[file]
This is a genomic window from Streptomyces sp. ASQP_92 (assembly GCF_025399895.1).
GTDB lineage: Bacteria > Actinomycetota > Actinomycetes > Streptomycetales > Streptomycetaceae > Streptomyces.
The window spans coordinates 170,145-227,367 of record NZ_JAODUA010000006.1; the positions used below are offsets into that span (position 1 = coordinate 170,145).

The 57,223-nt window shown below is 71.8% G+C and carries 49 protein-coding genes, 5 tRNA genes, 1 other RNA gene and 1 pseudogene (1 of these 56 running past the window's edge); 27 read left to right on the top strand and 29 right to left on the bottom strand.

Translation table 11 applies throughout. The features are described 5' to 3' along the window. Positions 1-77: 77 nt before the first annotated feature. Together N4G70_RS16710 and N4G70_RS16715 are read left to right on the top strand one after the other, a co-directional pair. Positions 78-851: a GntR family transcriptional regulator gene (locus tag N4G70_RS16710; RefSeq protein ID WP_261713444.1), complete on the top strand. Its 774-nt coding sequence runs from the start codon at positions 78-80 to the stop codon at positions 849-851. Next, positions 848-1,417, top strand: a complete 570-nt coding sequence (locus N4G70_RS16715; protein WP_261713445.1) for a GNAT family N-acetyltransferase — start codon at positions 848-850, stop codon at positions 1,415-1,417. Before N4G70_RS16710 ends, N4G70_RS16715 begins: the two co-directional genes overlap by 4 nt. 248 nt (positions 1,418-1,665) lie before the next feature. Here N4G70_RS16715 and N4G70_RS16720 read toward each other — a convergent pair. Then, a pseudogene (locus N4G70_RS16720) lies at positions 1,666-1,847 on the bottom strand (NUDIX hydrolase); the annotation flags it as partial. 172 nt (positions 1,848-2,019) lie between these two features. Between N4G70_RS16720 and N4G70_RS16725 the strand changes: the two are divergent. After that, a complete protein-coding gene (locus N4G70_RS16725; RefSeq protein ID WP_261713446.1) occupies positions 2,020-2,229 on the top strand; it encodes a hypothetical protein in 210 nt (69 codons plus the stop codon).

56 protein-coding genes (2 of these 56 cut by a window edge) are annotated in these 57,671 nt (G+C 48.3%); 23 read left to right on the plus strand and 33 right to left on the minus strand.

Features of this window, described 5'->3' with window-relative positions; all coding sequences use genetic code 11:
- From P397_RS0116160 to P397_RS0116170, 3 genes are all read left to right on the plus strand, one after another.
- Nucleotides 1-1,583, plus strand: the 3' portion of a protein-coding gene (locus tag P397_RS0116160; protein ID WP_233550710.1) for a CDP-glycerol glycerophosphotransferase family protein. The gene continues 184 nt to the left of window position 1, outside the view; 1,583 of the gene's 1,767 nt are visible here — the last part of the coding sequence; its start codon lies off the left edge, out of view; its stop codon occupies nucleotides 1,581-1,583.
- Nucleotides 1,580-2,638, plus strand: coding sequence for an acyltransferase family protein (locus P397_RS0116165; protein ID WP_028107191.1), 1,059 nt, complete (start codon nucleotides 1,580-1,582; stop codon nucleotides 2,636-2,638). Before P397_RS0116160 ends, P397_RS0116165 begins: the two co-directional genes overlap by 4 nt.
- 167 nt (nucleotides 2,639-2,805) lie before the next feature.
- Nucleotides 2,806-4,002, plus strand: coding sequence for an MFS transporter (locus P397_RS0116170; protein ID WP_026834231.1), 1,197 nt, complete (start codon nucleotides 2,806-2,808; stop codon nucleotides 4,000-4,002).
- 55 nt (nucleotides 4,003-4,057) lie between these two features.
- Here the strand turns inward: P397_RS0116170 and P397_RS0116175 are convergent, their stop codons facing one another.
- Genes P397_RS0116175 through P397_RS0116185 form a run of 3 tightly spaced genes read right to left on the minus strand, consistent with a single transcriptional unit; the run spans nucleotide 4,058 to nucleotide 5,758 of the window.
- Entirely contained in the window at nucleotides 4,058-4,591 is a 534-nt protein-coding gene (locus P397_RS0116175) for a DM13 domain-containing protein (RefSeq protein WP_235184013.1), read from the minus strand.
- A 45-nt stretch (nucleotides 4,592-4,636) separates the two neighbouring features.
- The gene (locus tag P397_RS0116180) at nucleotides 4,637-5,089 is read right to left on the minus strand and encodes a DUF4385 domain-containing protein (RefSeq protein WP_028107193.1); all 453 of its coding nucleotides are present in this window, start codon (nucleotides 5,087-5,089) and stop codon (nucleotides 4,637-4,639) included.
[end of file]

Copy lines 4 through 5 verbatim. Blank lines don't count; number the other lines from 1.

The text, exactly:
The 57,223-nt window shown below is 71.8% G+C and carries 49 protein-coding genes, 5 tRNA genes, 1 other RNA gene and 1 pseudogene (1 of these 56 running past the window's edge); 27 read left to right on the top strand and 29 right to left on the bottom strand.

Translation table 11 applies throughout. The features are described 5' to 3' along the window. Positions 1-77: 77 nt before the first annotated feature. Together N4G70_RS16710 and N4G70_RS16715 are read left to right on the top strand one after the other, a co-directional pair. Positions 78-851: a GntR family transcriptional regulator gene (locus tag N4G70_RS16710; RefSeq protein ID WP_261713444.1), complete on the top strand. Its 774-nt coding sequence runs from the start codon at positions 78-80 to the stop codon at positions 849-851. Next, positions 848-1,417, top strand: a complete 570-nt coding sequence (locus N4G70_RS16715; protein WP_261713445.1) for a GNAT family N-acetyltransferase — start codon at positions 848-850, stop codon at positions 1,415-1,417. Before N4G70_RS16710 ends, N4G70_RS16715 begins: the two co-directional genes overlap by 4 nt. 248 nt (positions 1,418-1,665) lie before the next feature. Here N4G70_RS16715 and N4G70_RS16720 read toward each other — a convergent pair. Then, a pseudogene (locus N4G70_RS16720) lies at positions 1,666-1,847 on the bottom strand (NUDIX hydrolase); the annotation flags it as partial. 172 nt (positions 1,848-2,019) lie between these two features. Between N4G70_RS16720 and N4G70_RS16725 the strand changes: the two are divergent. After that, a complete protein-coding gene (locus N4G70_RS16725; RefSeq protein ID WP_261713446.1) occupies positions 2,020-2,229 on the top strand; it encodes a hypothetical protein in 210 nt (69 codons plus the stop codon).